NO
    lactate acid is produced when your muscles are burning more fuel " glucome" then can be supported by the available oxygen delivered to the muscles within the hemoglobin .
    Spinning at a high cadence when you haven't got a cardiovascular system developed enough to support it will produce lactate acid. Not pushing big gears.

    This is absolutely true. I have a low lung capacity (stove in chest*) and find that my legs ache more at a higher cadence than at a lower. Fortunately I have many years fell-walking behind me which have given me relatively strong leg muscles. Hence I'm a bit more of a grinder than a spinner, especially uphill where I'm actually more comfortable at 45-55 RPM up a 12% than doing the same speed at 70-80.

    *did worse even than the smokers at underwater swimming at school.
  • SproolSprool Posts: 1,022
    strangely opposite for me, grinding tall gears uphill make my thighs and knees burn, I soon run out of energy. I'm better keeping momentum going with a faster cadence and a smaller gear.
  • I'm like Karlth in many ways, much prefer being in a slightly higher gear and grinding it out, it's much more comfortable for me than spinning my way to the top.

    I also like the option to change down and spin more if I feel I won't make it grinding. Much easier to go from grinding > spinning than the other way around.
    Hills are like half life - they wait until you're 50% recovered from one before hitting you in the face with the next.

    http://www.pedalmash.co.uk/
  • mike6mike6 Posts: 1,199
    I'm like Karlth in many ways, much prefer being in a slightly higher gear and grinding it out, it's much more comfortable for me than spinning my way to the top.

    I also like the option to change down and spin more if I feel I won't make it grinding. Much easier to go from grinding > spinning than the other way around.

    I beg to differ. One of the sports best ever climbers, cant remember if it was Charlie Gaul or Lucien Van Impe, who said it is best to start a climb in a lower gear than you think. It is physiologically easier to shift up a gear, If it feel too easy, than to shift down when the climb becomes too much, as by them you will already be struggling and have to ease off.
  • Ahh I didn't think of it that way. That makes sense actually.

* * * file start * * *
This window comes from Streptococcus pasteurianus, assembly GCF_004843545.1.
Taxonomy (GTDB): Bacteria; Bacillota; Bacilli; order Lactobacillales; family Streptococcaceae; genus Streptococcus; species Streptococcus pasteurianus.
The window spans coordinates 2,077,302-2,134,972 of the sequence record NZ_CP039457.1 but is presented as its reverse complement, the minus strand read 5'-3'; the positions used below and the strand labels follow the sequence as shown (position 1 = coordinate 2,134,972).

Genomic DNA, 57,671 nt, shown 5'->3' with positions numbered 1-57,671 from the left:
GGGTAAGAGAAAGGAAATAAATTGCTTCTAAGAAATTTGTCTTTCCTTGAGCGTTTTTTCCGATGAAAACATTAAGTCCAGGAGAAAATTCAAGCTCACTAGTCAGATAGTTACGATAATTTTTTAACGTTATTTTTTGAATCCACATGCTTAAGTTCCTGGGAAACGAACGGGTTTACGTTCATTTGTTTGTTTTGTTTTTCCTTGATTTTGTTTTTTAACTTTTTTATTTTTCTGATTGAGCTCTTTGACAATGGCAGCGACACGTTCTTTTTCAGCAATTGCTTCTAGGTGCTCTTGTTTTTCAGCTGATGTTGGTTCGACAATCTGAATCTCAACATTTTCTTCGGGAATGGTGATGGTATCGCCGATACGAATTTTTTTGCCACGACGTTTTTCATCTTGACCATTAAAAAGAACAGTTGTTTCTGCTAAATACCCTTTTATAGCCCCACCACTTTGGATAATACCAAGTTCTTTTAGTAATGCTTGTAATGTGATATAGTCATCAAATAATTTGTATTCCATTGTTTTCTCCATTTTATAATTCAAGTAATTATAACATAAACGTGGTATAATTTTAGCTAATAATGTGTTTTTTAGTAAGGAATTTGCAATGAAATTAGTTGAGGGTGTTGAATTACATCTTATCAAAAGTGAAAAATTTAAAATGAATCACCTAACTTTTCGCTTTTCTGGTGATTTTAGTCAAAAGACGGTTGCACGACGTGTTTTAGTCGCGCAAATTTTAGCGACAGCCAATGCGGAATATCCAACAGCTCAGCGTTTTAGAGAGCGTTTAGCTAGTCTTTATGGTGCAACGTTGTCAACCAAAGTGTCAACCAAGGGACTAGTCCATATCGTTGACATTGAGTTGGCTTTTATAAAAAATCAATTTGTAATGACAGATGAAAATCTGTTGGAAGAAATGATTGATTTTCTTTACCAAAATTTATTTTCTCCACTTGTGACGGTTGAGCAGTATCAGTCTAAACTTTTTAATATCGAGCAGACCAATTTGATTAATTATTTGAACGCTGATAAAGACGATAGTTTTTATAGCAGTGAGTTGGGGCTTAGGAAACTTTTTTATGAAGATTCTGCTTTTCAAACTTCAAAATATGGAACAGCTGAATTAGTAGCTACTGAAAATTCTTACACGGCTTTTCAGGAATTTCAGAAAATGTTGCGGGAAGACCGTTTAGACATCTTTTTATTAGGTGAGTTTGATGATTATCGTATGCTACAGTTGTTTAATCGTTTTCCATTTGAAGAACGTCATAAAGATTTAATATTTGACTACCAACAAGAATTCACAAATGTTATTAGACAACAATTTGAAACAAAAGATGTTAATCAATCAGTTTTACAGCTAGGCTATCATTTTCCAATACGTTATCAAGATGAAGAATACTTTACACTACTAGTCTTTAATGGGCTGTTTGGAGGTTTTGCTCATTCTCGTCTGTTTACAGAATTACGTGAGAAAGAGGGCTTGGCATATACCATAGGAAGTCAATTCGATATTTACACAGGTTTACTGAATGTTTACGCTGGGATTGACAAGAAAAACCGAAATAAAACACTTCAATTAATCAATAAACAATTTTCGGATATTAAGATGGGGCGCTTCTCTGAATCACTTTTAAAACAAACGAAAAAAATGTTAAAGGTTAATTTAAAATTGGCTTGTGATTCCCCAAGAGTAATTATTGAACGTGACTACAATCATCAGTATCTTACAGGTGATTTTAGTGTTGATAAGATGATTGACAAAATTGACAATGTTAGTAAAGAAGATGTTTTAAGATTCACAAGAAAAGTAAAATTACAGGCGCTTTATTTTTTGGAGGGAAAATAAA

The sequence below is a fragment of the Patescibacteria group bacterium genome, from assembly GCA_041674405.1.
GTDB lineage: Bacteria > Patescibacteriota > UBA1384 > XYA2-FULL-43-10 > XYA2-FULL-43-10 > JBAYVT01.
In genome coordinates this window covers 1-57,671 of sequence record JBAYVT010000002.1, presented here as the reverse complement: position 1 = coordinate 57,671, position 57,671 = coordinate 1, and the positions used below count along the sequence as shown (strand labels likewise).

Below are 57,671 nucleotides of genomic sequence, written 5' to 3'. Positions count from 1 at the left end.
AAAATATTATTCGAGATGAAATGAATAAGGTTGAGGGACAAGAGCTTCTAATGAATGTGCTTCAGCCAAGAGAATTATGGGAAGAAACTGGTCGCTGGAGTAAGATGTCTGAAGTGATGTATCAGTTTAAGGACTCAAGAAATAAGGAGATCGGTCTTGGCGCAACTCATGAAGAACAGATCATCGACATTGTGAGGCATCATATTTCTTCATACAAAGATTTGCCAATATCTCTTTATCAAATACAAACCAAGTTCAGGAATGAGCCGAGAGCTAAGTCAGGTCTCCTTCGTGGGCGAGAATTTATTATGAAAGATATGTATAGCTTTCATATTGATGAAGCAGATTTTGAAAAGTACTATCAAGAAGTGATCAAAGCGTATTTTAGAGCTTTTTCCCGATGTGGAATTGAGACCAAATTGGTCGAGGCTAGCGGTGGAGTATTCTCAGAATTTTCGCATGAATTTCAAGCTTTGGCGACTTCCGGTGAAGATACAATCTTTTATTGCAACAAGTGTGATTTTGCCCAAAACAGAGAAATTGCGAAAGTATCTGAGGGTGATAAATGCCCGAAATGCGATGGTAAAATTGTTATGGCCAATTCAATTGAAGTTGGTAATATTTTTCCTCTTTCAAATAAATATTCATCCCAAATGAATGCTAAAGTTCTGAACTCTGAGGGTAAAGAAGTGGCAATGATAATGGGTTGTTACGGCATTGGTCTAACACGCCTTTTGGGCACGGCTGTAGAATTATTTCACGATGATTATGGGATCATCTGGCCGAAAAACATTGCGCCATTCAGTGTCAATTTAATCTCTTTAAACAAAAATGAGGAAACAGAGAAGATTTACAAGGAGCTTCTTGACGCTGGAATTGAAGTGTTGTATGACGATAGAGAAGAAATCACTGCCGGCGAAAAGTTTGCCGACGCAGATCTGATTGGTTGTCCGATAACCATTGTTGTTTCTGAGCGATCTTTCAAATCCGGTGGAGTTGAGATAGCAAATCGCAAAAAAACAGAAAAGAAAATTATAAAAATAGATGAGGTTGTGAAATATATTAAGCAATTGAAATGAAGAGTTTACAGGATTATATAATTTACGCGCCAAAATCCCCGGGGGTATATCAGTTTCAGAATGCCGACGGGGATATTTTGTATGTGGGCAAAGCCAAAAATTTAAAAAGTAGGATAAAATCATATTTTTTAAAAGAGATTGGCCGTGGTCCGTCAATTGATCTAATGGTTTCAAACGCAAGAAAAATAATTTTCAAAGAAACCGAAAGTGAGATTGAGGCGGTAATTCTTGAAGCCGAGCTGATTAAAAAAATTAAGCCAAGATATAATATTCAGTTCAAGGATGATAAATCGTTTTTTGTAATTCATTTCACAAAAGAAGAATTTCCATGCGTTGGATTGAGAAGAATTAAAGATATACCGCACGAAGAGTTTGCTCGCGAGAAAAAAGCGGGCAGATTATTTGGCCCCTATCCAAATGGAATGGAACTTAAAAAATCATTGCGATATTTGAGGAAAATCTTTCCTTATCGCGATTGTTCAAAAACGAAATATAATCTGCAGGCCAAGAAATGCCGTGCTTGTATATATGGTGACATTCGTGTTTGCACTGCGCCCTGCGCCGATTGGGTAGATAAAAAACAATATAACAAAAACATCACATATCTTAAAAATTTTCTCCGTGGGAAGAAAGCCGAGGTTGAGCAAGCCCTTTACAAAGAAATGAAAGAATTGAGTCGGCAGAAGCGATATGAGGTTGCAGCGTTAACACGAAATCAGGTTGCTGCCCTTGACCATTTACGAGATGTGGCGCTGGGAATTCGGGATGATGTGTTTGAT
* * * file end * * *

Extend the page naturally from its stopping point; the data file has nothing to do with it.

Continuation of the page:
I might give that a try. When i'm on a Strava segment and I think i'm on for a great time I have been known to shift up a gear in the last 50 metres or so of a hill and that was never too much of a struggle.

    I suppose it's an expansion of that theory to fit further distances.
    Hills are like half life - they wait until you're 50% recovered from one before hitting you in the face with the next.

    http://www.pedalmash.co.uk/
  • grinder in a big gear for me. thats not the grinder app on the iphone by the way!
  • mike6 wrote:
    I'm like Karlth in many ways, much prefer being in a slightly higher gear and grinding it out, it's much more comfortable for me than spinning my way to the top.

    I also like the option to change down and spin more if I feel I won't make it grinding. Much easier to go from grinding > spinning than the other way around.

    I beg to differ. One of the sports best ever climbers, cant remember if it was Charlie Gaul or Lucien Van Impe, who said it is best to start a climb in a lower gear than you think. It is physiologically easier to shift up a gear, If it feel too easy, than to shift down when the climb becomes too much, as by them you will already be struggling and have to ease off.

    Tried this technique on my commute to work this morning. Heading up the big hill I started in a smaller spinny gear and increased as I got higher, even to the point of getting out of the saddle and keeping high cadence.

    When I got here I checked Strava - smashed my PB on the segment by 35 seconds :shock: